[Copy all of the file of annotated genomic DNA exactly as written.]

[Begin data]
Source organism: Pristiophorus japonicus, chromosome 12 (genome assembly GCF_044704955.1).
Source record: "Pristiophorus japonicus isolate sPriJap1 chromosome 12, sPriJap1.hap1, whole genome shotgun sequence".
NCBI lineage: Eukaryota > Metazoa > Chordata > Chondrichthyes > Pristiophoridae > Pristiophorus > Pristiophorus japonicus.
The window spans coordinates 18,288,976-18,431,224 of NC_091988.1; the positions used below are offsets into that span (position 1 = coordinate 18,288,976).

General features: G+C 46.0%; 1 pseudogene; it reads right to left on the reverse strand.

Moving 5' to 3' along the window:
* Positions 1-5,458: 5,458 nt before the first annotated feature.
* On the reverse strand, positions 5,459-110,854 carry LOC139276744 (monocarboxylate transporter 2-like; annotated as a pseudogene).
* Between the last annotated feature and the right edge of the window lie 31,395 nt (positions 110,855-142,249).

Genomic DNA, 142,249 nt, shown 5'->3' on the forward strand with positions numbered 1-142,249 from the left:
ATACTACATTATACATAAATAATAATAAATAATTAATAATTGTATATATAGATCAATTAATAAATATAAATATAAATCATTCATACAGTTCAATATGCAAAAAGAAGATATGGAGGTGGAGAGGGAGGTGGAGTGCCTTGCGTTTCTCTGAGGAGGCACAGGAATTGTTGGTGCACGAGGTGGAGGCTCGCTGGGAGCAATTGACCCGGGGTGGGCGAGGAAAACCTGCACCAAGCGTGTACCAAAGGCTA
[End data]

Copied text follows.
Source organism: Pristiophorus japonicus, chromosome 12 (genome assembly GCF_044704955.1).
Source record: "Pristiophorus japonicus isolate sPriJap1 chromosome 12, sPriJap1.hap1, whole genome shotgun sequence".
NCBI lineage: Eukaryota > Metazoa > Chordata > Chondrichthyes > Pristiophoridae > Pristiophorus > Pristiophorus japonicus.
The window spans coordinates 18,288,976-18,431,224 of NC_091988.1; the positions used below are offsets into that span (position 1 = coordinate 18,288,976).

General features: G+C 46.0%; 1 pseudogene; it reads right to left on the reverse strand.

Moving 5' to 3' along the window:
* Positions 1-5,458: 5,458 nt before the first annotated feature.
* On the reverse strand, positions 5,459-110,854 carry LOC139276744 (monocarboxylate transporter 2-like; annotated as a pseudogene).
* Between the last annotated feature and the right edge of the window lie 31,395 nt (positions 110,855-142,249).

Genomic DNA, 142,249 nt, shown 5'->3' on the forward strand with positions numbered 1-142,249 from the left:
ATACTACATTATACATAAATAATAATAAATAATTAATAATTGTATATATAGATCAATTAATAAATATAAATATAAATCATTCATACAGTTCAATATGCAAAAAGAAGATATGGAGGTGGAGAGGGAGGTGGAGTGCCTTGCGTTTCTCTGAGGAGGCACAGGAATTGTTGGTGCACGAGGTGGAGGCTCGCTGGGAGCAATTGACCCGGGGTGGGCGAGGAAAACCTGCACCAAGCGTGTACCAAAGGCTA